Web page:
Time's a goon: Jennifer Egan sets the clock ticking on country's future
The more we embrace the future, the more we long for the past. The present seems a bridge between the two.
It's familiar territory for Western novelists. The folk in George Eliot's "Middlemarch," set in 1832 Britain, knew the railroad meant progress but hated it because it disturbed the bucolic countryside.
Mark Twain hailed the industrial age, sung the praises of the mechanical typesetter that bankrupted him and half-jokingly wrote that "a country without a patent office ... couldn't travel any way but sideways or backways."
Yet, he longed for the quiet and gentility of a quiet country life away from the noisy new age.
Jennifer Egan leads off her new novel with a quote from that master of lost time, Marcel Proust, about recapturing the self "that we were long ago."
For her, that time was the eve of the 1980s, a time when "the hippies are getting old, they blew their brains on acid and now they are begging on street corners. ... Their hair is tangled, and their bare feet are thick and gray as shoes. We're sick of them."
Her future is somewhere around 2020, maybe a pun on hindsight, after "two generations of war and surveillance had left people craving the embodiment of their own unease in the form of a lone, unsteady man on a slide guitar."
In a Woodstock-like concert near the Sept. 11 site in Manhattan that ends this time-traveling commentary on our culture, a wasted rocker from the pre-digital age performs:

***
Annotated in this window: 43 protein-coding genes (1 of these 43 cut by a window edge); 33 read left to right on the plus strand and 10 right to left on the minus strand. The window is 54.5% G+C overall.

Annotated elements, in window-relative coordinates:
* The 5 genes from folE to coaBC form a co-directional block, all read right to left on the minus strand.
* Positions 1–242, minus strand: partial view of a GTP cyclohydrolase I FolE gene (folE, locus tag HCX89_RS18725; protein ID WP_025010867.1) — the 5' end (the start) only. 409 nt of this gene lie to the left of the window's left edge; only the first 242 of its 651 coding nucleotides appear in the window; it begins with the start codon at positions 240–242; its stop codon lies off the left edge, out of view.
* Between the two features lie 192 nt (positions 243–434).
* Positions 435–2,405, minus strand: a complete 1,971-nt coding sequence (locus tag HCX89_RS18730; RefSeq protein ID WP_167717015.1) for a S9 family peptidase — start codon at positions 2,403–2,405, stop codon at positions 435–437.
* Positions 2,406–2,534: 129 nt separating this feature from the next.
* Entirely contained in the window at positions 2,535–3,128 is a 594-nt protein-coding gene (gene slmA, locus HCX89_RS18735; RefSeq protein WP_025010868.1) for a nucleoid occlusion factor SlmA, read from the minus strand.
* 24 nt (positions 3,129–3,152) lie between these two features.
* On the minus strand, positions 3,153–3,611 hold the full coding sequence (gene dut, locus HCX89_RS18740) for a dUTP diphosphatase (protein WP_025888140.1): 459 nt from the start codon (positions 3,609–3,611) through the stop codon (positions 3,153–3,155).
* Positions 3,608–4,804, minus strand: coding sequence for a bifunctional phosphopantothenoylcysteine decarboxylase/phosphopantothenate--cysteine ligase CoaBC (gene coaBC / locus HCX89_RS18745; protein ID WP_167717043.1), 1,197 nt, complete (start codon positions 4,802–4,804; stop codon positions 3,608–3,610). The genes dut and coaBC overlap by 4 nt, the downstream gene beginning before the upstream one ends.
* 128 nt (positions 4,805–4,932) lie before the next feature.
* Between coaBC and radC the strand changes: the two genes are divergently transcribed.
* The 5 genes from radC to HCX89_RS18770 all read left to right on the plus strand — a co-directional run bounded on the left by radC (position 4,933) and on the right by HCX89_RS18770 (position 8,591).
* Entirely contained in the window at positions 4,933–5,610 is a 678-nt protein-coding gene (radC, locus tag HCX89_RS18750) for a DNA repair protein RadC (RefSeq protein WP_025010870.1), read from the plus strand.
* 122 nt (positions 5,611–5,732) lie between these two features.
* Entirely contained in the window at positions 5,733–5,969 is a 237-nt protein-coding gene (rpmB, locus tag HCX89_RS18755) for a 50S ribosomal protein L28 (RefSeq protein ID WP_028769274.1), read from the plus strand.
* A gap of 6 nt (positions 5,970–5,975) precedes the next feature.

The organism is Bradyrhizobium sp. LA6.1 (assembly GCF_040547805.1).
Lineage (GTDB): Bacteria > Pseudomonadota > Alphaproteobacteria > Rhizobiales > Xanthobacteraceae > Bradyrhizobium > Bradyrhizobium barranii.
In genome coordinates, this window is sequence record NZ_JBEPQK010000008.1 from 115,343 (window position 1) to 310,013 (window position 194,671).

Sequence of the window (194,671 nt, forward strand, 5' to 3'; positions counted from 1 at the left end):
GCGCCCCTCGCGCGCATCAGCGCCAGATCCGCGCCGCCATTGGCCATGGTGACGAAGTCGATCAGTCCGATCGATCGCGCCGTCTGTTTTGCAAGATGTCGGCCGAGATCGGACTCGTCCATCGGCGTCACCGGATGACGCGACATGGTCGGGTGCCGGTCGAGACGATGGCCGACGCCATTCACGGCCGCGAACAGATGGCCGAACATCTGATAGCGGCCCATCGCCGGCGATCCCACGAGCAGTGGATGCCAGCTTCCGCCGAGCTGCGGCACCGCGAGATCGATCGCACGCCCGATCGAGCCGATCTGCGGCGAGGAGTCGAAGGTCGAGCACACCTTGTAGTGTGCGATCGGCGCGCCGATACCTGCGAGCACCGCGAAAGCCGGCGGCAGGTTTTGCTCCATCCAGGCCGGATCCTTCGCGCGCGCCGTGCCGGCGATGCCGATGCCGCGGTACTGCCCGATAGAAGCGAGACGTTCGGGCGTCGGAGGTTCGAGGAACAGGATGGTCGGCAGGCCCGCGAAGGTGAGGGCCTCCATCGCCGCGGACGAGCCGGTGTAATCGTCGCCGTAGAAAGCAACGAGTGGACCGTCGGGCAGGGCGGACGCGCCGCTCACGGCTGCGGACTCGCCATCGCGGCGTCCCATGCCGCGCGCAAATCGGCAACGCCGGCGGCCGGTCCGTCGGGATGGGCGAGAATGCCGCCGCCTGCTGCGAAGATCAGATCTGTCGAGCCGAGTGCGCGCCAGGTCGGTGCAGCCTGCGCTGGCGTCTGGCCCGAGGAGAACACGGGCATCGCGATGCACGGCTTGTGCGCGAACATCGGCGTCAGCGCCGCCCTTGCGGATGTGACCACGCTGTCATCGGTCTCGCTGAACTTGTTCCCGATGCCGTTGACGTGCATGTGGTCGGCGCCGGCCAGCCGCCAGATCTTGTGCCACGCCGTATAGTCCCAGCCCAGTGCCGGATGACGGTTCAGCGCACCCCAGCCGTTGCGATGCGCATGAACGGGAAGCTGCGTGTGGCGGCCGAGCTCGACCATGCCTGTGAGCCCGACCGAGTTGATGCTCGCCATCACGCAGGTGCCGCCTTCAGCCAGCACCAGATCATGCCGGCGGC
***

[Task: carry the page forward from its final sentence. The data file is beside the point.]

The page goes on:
"... ballads of paranoia and disconnection ripped from the chest of a man you knew just by looking had never had a page or a profile... who was part of no one's data, a guy who had lived in the cracks all these years, forgotten and full of rage in a way that now registered as pure. Untouched."
How we get to this point -- this shock of recognition that our technology can smother our humanity -- takes us on a complicated, sometimes confusing journey of about 40 years. It's not a linear one. In Ms. Egan's immense imagination, her book is many stories, a swirling merry-go-round of disparate lives connected by the rock-music culture.
The goon squad of her graceless title is time itself. "Time's a goon, right?" says Bernie, part of Ms. Egan's collection of uncompleted lives, personal histories that all run together in a tragic-comedy of addiction, failed relationships, suicide attempts, some successful, irresponsibility, narcissism and a litany of neurosis. Just average folks.
Ms. Egan's concept is seductive, and her judicious marshalling of the right details of our contemporary life reveal a writer's peripheral vision that sees the whole playing field.
Some descriptions are stunning: a husband takes his passion for a disappointing wife and "folds it in half ...then in half again ... then in half again so he hardly felt it."
Scenes of modern domestic life with its collection of things purchased to mollify children and make their parents feel smug are juxtaposed with the squalor of a runaway's hovel in Naples or the claustrophobia of Manhattan apartments.
The novelist's oddly optimistic picture of the future, where the young, now puritanical and seriously educated, are wiser than the adults is one full of possibilities and provocation.
Let's forgive Ms. Egan for her tiresome, uninteresting characters on the strength of the fascinating vision of the days ahead. She's written a novel that is more than entertainment. It's a provocation to consider deeply life today -- and tomorrow.
First Published June 27, 2010 12:00 am